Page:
Sen. Bill Diamond, D-Windham, testified on behalf of his bill to strengthen a law protecting vulnerable children from child abuse and neglect during a public hearing before the Legislature’s Health and Human Services Committee. The bill, ,"An Act To Amend the Child and Family Services and Child Protection Act," received a public hearing and initial work session on Monday.
The bill seeks to clarify the statute regarding the family reunification for children in the child welfare system, who have been temporarily removed from their homes. This subtle change in the language underscores that while family reunification is often best for the child, a child should not be reunified with their parents if it would be harmful to the child’s safety and well-being.
“If there is anything that we have learned over the past few months, it’s that Maine’s child protection system is badly broken,” said Sen. Diamond. “I want to make sure that the law is clear that children should not be placed back with their family if serious health and safety risks remain. The deaths of Kendall Chick and Marissa Kennedy have highlighted that pervasive gaps in our system exist and we must make sure our laws reflect what’s best for Maine children in the child welfare system so these tragedies never happen again. Nothing is more important.”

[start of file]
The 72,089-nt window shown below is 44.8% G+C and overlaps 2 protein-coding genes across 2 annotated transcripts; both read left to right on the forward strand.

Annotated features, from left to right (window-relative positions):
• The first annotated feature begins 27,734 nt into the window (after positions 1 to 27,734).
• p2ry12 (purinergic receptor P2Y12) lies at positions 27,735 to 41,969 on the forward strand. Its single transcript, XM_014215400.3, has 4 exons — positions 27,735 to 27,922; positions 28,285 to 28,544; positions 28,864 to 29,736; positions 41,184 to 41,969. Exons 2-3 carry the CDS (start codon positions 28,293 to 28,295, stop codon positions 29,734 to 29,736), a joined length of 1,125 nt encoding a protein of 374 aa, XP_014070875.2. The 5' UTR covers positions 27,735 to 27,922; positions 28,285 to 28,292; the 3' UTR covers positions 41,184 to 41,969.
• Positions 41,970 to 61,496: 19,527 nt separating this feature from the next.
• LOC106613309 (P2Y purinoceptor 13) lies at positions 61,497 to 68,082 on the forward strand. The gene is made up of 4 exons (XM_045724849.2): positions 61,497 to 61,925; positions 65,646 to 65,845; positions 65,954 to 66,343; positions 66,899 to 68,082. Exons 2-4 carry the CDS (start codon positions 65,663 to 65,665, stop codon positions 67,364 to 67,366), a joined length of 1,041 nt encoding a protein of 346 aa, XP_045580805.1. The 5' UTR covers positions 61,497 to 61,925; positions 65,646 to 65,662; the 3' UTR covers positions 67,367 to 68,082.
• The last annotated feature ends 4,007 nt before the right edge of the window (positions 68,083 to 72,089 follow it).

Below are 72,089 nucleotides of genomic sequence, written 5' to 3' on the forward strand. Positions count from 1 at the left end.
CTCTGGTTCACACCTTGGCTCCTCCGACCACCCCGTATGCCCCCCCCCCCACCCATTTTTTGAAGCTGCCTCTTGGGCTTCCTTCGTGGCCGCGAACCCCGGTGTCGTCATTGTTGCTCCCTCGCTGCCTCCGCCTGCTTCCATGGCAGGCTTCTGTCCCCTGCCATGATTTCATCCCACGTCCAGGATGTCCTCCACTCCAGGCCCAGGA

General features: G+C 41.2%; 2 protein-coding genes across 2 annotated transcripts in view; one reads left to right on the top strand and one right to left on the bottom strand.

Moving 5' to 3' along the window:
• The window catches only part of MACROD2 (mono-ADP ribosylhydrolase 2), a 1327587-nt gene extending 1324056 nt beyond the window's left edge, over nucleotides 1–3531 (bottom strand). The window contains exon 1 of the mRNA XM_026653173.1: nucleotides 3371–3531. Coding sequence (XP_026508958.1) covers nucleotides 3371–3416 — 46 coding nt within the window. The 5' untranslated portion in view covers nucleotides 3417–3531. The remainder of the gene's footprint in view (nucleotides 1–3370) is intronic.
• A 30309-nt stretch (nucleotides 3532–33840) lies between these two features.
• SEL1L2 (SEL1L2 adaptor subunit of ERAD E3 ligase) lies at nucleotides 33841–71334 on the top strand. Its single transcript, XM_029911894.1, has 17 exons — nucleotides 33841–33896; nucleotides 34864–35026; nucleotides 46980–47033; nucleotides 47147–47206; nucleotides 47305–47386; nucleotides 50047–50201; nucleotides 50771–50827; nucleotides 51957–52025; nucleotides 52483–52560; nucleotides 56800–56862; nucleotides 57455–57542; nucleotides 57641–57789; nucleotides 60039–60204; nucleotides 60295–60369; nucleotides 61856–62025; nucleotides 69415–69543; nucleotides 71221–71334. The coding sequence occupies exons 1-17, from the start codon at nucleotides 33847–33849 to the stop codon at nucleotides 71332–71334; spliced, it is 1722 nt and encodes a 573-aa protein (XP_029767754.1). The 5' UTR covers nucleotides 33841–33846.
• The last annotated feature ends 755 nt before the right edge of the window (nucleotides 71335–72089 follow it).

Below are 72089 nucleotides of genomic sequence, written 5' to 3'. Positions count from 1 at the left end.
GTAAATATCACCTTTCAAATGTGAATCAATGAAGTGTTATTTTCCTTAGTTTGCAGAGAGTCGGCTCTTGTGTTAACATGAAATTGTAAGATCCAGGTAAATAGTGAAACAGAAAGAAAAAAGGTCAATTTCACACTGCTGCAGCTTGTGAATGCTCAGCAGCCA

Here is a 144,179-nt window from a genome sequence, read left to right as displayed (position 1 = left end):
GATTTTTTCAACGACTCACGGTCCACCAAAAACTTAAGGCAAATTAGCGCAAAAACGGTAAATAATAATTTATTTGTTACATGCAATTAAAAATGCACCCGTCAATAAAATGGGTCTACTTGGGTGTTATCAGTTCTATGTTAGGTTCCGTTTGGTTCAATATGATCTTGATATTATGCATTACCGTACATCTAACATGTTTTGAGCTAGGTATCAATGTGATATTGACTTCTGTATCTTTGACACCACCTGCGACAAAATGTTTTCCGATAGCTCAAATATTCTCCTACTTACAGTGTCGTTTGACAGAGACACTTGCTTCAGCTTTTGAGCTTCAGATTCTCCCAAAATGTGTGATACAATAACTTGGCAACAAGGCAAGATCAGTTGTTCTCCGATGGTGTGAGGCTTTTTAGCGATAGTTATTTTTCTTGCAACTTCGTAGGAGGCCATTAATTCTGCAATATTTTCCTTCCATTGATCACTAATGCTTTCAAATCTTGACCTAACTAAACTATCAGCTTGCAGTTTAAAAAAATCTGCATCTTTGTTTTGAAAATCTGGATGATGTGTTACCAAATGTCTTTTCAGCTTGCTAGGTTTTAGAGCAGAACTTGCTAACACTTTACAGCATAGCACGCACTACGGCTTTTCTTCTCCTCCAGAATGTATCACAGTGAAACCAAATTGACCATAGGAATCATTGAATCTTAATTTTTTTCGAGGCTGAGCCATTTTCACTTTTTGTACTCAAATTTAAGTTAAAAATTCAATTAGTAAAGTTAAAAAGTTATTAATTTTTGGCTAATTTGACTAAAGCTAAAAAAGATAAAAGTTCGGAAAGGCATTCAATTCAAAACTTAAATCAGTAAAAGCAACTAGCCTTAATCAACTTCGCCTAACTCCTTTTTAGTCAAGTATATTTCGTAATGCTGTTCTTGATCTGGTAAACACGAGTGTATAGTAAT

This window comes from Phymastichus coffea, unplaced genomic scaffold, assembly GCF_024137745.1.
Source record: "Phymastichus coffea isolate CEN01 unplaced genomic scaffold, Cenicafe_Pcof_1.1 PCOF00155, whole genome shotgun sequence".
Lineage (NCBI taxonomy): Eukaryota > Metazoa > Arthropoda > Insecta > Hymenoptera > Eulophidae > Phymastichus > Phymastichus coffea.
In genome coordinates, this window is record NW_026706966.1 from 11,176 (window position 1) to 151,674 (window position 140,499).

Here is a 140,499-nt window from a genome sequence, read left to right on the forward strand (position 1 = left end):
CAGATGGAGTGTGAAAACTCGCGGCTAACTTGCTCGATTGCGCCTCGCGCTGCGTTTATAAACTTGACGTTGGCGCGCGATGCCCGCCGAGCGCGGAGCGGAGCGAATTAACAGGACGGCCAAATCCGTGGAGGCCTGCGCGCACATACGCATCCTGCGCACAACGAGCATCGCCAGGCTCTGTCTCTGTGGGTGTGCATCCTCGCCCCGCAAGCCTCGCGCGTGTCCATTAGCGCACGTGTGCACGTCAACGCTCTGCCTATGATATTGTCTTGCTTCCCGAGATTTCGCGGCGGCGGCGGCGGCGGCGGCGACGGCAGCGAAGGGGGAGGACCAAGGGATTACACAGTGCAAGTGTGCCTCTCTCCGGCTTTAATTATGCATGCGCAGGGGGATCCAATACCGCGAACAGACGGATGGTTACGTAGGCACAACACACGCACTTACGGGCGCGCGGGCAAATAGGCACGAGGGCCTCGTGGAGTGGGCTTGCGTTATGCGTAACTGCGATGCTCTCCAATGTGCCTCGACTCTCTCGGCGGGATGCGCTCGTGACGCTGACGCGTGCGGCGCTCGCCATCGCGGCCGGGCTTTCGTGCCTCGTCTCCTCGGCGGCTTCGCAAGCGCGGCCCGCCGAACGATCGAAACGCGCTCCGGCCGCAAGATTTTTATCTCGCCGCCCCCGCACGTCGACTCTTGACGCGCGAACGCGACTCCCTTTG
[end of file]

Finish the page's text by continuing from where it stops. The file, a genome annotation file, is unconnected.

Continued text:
The Maine Legislature resumes its work on Thursday, August 30. Sen. Diamond hopes that LD 1922, as well as the other four bills designed to overhaul the Department of Health and Human Services’ child protective services system, will receive a thoughtful public hearing and work session, where the input and insight of parents, law enforcement officials and child welfare experts will be taken into consideration. He is prepared to work with stakeholders, lawmakers and the governor to pass legislation that will begin rebuilding Maine’s child welfare system. The other four bills are:
· , which adds penalties for failure to report abuse;
· , which directs the DHHS to retain all criminal records related to child welfare instead of expunging them after 18 months;
· , which gives DHHS access to confidential criminal records;
· , which provides more staff and resources so that DHHS can do its job more effectively.
“Other states have taken steps to improve their processes of finding the best home for abused children,” said Sen. Diamond. “I believe Maine should follow suit and craft a smart law that prioritizes the best fit for the child.”